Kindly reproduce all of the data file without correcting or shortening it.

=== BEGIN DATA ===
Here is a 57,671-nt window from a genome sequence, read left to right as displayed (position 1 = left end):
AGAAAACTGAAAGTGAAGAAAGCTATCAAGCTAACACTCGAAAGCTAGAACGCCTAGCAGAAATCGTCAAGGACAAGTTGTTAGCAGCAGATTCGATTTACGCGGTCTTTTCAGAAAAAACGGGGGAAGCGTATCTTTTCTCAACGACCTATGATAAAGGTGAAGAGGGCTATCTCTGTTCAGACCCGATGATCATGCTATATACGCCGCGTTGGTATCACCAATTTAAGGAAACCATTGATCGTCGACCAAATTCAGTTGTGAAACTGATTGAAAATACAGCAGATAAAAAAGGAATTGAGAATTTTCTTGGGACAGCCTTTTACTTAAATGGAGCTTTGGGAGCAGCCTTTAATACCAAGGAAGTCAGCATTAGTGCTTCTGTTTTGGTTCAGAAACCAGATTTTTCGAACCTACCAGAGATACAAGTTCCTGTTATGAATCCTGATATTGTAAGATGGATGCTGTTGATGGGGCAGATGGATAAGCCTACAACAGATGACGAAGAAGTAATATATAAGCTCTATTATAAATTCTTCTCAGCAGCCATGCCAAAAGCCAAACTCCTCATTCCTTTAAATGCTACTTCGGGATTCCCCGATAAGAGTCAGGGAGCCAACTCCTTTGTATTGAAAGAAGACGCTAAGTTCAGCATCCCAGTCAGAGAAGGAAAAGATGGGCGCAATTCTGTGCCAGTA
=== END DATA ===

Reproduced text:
Here is a 57,671-nt window from a genome sequence, read left to right as displayed (position 1 = left end):
AGAAAACTGAAAGTGAAGAAAGCTATCAAGCTAACACTCGAAAGCTAGAACGCCTAGCAGAAATCGTCAAGGACAAGTTGTTAGCAGCAGATTCGATTTACGCGGTCTTTTCAGAAAAAACGGGGGAAGCGTATCTTTTCTCAACGACCTATGATAAAGGTGAAGAGGGCTATCTCTGTTCAGACCCGATGATCATGCTATATACGCCGCGTTGGTATCACCAATTTAAGGAAACCATTGATCGTCGACCAAATTCAGTTGTGAAACTGATTGAAAATACAGCAGATAAAAAAGGAATTGAGAATTTTCTTGGGACAGCCTTTTACTTAAATGGAGCTTTGGGAGCAGCCTTTAATACCAAGGAAGTCAGCATTAGTGCTTCTGTTTTGGTTCAGAAACCAGATTTTTCGAACCTACCAGAGATACAAGTTCCTGTTATGAATCCTGATATTGTAAGATGGATGCTGTTGATGGGGCAGATGGATAAGCCTACAACAGATGACGAAGAAGTAATATATAAGCTCTATTATAAATTCTTCTCAGCAGCCATGCCAAAAGCCAAACTCCTCATTCCTTTAAATGCTACTTCGGGATTCCCCGATAAGAGTCAGGGAGCCAACTCCTTTGTATTGAAAGAAGACGCTAAGTTCAGCATCCCAGTCAGAGAAGGAAAAGATGGGCGCAATTCTGTGCCAGTA